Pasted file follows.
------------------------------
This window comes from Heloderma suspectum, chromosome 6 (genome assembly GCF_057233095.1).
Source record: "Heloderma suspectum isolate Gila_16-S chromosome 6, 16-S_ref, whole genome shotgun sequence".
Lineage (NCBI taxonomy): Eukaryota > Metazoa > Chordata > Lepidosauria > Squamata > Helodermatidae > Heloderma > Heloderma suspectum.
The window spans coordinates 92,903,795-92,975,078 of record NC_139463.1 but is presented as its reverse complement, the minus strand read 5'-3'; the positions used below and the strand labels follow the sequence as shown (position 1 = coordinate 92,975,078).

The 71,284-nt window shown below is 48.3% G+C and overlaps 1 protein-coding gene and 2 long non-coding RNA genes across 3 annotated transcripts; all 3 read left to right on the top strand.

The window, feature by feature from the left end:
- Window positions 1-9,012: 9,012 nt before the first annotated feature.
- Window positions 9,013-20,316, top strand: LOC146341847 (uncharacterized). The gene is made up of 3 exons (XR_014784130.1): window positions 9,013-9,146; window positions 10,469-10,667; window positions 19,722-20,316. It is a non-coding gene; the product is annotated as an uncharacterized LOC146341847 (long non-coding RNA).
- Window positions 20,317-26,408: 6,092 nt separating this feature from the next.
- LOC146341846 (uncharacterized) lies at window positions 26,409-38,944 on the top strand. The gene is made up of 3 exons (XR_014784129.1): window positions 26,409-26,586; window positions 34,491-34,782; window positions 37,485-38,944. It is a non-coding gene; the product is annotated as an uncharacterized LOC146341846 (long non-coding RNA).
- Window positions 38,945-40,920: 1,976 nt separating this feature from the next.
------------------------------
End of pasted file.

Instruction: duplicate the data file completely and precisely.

This window comes from Heloderma suspectum, chromosome 6 (genome assembly GCF_057233095.1).
Source record: "Heloderma suspectum isolate Gila_16-S chromosome 6, 16-S_ref, whole genome shotgun sequence".
Lineage (NCBI taxonomy): Eukaryota > Metazoa > Chordata > Lepidosauria > Squamata > Helodermatidae > Heloderma > Heloderma suspectum.
The window spans coordinates 92,903,795-92,975,078 of record NC_139463.1 but is presented as its reverse complement, the minus strand read 5'-3'; the positions used below and the strand labels follow the sequence as shown (position 1 = coordinate 92,975,078).

The 71,284-nt window shown below is 48.3% G+C and overlaps 1 protein-coding gene and 2 long non-coding RNA genes across 3 annotated transcripts; all 3 read left to right on the top strand.

The window, feature by feature from the left end:
- Window positions 1-9,012: 9,012 nt before the first annotated feature.
- Window positions 9,013-20,316, top strand: LOC146341847 (uncharacterized). The gene is made up of 3 exons (XR_014784130.1): window positions 9,013-9,146; window positions 10,469-10,667; window positions 19,722-20,316. It is a non-coding gene; the product is annotated as an uncharacterized LOC146341847 (long non-coding RNA).
- Window positions 20,317-26,408: 6,092 nt separating this feature from the next.
- LOC146341846 (uncharacterized) lies at window positions 26,409-38,944 on the top strand. The gene is made up of 3 exons (XR_014784129.1): window positions 26,409-26,586; window positions 34,491-34,782; window positions 37,485-38,944. It is a non-coding gene; the product is annotated as an uncharacterized LOC146341846 (long non-coding RNA).
- Window positions 38,945-40,920: 1,976 nt separating this feature from the next.